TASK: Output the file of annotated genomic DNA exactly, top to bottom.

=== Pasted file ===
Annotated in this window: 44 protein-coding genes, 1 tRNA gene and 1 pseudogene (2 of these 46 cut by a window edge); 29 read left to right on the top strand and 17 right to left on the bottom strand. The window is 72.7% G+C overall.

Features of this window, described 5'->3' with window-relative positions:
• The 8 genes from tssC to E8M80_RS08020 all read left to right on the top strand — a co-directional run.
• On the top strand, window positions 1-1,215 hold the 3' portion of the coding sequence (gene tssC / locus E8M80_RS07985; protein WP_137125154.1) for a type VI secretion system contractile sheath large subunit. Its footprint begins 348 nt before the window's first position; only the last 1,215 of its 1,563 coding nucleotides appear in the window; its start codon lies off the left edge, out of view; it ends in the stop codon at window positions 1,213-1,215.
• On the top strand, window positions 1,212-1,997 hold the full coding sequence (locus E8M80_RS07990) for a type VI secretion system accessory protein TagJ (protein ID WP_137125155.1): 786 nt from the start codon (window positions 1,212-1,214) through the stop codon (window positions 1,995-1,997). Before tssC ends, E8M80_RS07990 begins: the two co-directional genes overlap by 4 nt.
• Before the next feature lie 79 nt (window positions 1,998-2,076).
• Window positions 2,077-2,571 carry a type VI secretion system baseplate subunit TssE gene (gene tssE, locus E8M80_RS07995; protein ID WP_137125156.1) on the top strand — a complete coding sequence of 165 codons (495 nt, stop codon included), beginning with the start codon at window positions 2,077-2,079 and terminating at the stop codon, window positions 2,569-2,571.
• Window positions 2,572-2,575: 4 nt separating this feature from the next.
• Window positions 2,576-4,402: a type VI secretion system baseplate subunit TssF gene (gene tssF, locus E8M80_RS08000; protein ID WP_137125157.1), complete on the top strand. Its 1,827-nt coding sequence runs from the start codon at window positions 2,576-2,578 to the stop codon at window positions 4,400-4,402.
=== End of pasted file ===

Annotated in this window: 44 protein-coding genes, 1 tRNA gene and 1 pseudogene (2 of these 46 cut by a window edge); 29 read left to right on the top strand and 17 right to left on the bottom strand. The window is 72.7% G+C overall.

Features of this window, described 5'->3' with window-relative positions:
• The 8 genes from tssC to E8M80_RS08020 all read left to right on the top strand — a co-directional run.
• On the top strand, window positions 1-1,215 hold the 3' portion of the coding sequence (gene tssC / locus E8M80_RS07985; protein WP_137125154.1) for a type VI secretion system contractile sheath large subunit. Its footprint begins 348 nt before the window's first position; only the last 1,215 of its 1,563 coding nucleotides appear in the window; its start codon lies off the left edge, out of view; it ends in the stop codon at window positions 1,213-1,215.
• On the top strand, window positions 1,212-1,997 hold the full coding sequence (locus E8M80_RS07990) for a type VI secretion system accessory protein TagJ (protein ID WP_137125155.1): 786 nt from the start codon (window positions 1,212-1,214) through the stop codon (window positions 1,995-1,997). Before tssC ends, E8M80_RS07990 begins: the two co-directional genes overlap by 4 nt.
• Before the next feature lie 79 nt (window positions 1,998-2,076).
• Window positions 2,077-2,571 carry a type VI secretion system baseplate subunit TssE gene (gene tssE, locus E8M80_RS07995; protein ID WP_137125156.1) on the top strand — a complete coding sequence of 165 codons (495 nt, stop codon included), beginning with the start codon at window positions 2,077-2,079 and terminating at the stop codon, window positions 2,569-2,571.
• Window positions 2,572-2,575: 4 nt separating this feature from the next.
• Window positions 2,576-4,402: a type VI secretion system baseplate subunit TssF gene (gene tssF, locus E8M80_RS08000; protein ID WP_137125157.1), complete on the top strand. Its 1,827-nt coding sequence runs from the start codon at window positions 2,576-2,578 to the stop codon at window positions 4,400-4,402.